Monday, November 04, 2013

Industry News - Self-Publishing Gaining Momentum and the Ultra-Light Nook GlowLight E-Reader

From Book Business Magazine - the divide between print and digital book consumptions grows as self-publishing gains momentum.

“...according to Trade Electronic Book Publishing 2013, paperback print books have about three times as many buyers as digital books. But with self publishing, the rush to digital is much faster.

"The rise of e-books runs almost perfectly parallel to the rise of self publishing," said Michael Norris , senior analyst of Simba Information's Consumer Media & Technology division, commenting on the findings. "When we compiled the data we realized we had enough to create a profile of the self published book buyer, both in terms of demographics and how they buy and use content. Additionally, since so many self published books have been showing up on national bestseller lists meant we could engage in a meaningful category analysis."

Is self-publishing a major force behind the ebook revolution?

From Mashable - Barnes & Noble reveals its Ultra-Light Nook GlowLight E-Reader. This product arrives on the heels of the latest Kindle Paperwhite e-reader and in conjunction with the I-Pad Air.

“Like the Paperwhite before it, Barnes & Nobles’ new e-reader features an updated 6-inch E-Ink display with 62% more pixels on the screen than the previous Nook Simple Touch with GlowLight; this improves text clarity and contrast.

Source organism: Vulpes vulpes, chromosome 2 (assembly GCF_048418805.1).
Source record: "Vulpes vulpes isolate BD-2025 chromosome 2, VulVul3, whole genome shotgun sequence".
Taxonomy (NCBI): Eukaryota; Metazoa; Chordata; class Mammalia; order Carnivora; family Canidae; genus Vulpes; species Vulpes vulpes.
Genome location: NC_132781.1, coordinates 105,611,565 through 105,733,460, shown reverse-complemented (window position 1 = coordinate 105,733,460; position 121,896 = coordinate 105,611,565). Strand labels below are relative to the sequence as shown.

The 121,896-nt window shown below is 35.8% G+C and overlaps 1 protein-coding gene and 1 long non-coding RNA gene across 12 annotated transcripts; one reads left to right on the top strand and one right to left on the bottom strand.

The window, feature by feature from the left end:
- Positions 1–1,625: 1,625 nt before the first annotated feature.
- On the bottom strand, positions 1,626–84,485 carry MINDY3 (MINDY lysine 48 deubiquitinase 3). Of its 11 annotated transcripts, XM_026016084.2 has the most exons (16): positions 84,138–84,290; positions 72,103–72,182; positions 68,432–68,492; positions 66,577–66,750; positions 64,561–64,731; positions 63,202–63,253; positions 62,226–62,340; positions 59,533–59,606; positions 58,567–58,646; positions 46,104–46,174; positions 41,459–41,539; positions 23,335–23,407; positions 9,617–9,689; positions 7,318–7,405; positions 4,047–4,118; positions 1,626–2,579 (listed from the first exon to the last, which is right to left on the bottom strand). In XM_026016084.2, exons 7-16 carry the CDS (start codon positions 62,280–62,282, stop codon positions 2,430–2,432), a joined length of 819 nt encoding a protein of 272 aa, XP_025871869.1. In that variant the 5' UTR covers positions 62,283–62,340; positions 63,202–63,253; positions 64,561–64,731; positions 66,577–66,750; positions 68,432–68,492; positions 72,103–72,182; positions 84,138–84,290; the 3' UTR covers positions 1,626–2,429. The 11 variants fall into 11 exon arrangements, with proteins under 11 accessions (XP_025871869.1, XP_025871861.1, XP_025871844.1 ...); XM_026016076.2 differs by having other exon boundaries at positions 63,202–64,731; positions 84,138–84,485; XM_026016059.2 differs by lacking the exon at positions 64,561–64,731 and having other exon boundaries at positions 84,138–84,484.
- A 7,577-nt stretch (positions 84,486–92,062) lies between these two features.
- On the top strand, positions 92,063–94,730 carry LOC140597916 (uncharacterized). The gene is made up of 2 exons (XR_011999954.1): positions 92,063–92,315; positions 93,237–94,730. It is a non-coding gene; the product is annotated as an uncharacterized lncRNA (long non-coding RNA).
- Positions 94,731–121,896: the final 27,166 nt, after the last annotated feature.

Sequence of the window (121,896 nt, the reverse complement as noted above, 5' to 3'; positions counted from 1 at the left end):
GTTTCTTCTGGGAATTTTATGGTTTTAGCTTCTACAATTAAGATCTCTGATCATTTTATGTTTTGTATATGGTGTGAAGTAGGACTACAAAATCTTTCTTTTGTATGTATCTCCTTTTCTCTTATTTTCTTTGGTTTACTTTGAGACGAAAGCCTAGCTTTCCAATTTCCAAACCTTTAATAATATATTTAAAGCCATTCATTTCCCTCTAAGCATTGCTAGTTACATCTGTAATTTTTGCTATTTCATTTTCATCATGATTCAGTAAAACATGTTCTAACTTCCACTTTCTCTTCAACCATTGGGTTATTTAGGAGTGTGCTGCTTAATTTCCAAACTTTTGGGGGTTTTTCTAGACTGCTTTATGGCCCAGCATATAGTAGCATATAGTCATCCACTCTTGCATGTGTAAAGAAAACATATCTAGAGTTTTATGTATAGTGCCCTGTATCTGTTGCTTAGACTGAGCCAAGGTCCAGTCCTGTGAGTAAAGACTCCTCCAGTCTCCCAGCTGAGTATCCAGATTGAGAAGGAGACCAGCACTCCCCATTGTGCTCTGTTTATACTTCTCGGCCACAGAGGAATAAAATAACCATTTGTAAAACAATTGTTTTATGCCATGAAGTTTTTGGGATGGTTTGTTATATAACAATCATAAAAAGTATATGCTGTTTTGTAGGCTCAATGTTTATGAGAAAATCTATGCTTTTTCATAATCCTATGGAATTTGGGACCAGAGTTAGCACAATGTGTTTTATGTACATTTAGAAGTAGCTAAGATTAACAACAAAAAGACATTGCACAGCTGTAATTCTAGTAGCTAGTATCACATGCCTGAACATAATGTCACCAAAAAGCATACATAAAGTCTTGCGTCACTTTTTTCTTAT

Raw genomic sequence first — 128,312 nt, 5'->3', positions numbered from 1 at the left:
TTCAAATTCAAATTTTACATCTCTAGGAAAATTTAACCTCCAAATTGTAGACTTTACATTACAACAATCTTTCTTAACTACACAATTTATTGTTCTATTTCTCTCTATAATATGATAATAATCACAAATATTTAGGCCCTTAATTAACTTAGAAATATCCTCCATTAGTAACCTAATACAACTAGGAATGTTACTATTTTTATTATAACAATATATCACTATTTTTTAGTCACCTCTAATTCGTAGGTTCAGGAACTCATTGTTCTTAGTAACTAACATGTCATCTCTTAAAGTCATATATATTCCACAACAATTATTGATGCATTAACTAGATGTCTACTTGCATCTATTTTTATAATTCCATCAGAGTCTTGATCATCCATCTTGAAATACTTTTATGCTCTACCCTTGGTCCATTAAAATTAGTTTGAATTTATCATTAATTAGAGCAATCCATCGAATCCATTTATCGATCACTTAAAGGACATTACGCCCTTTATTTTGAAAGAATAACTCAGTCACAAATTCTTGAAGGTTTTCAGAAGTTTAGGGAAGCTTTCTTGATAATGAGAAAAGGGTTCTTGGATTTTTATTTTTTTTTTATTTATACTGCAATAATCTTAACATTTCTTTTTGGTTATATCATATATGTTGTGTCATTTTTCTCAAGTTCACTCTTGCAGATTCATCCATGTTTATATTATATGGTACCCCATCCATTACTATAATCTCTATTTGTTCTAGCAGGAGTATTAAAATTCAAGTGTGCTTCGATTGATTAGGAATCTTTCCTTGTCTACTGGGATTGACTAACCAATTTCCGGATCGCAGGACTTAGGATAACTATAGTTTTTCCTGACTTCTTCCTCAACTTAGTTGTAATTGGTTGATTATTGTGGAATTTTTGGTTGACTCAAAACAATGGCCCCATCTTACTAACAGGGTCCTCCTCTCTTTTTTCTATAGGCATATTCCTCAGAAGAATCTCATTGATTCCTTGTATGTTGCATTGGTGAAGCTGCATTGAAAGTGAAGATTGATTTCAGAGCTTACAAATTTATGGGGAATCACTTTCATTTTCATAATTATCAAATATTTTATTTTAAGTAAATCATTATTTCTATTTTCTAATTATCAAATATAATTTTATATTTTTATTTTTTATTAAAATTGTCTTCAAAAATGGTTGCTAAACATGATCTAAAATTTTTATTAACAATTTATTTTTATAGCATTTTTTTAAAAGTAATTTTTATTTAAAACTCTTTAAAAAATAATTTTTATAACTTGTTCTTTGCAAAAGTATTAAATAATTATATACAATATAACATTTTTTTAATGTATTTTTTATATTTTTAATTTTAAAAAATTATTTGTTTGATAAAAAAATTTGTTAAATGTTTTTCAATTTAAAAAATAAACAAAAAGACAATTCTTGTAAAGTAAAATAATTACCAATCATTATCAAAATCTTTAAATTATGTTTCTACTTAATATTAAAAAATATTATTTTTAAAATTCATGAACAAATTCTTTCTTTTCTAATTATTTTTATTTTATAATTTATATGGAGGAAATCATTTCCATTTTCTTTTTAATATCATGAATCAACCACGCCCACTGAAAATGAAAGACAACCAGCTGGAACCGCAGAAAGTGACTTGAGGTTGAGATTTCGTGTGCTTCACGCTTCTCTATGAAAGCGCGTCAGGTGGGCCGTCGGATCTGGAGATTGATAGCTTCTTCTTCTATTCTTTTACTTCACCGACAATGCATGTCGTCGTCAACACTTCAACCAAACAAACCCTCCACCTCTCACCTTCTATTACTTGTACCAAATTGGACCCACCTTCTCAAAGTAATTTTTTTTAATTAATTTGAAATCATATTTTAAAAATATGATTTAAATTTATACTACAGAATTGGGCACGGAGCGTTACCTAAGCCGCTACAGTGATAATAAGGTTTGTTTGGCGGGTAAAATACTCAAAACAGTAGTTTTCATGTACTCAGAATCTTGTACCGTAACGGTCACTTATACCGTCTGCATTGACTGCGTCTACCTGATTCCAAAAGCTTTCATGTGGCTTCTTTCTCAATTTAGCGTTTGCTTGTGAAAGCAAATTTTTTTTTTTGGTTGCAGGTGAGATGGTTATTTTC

“The most remarkable change, though, is its weight. The GlowLight weighs just 6.2 ounces; that makes it more than an ounce lighter than the Paperwhite — and it’s a noticeable difference.

“Storage space has now doubled to 4GB for the $119 model. Amazon’s Paperwhite also costs $119 (as long as you accept sleep-state ads), but comes with just 2GB. Of course, books don’t eat up a lot of space. The GlowLight can accommodate roughly 2,000 books, while the Paperwhite can hold roughly 1,100 books.”

Can Barnes & Noble continue to be competitive with this new device? Will it keep up with the Kindle or even be able to compete with tablets such as the IPad?

This Wednesday is the Insecure Writer’s Support Group post day. And don’t forget to check the Facebook IWSG, especially on Mondays, Wednesdays, and Fridays, for inspiration. 




32 comments:

Vanessa Morgan said...

Since I got my Kindle a year ago, I'm reading a lot more than before, especially indie authors. Have a lovely week.

Rhonda Albom said...

I am getting a Kindle tomorrow (it's my birthday present from hubby), so it will be interesting to see if I go digital.

Elizabeth Spann Craig/Riley Adams said...

I wish B&N could compete, but haven't seen it so far.

I'm thinking all numbers for digital publishing are skewed because Amazon doesn't report ebook sales. I do believe digital is more popular than print now.

L. Diane Wolfe said...

Vanessa and Rhonda, my husband says he reads a lot more on his tablet.

Elizabeth, I think so, too.

Tina said...

I'm able to buy a lot more books, and hence read more. My Kindle is so convenient, I can stuff it in my purse, and then when I'm stuck in a line somewhere, I can read a few pages. I would never have done that with a "real" book.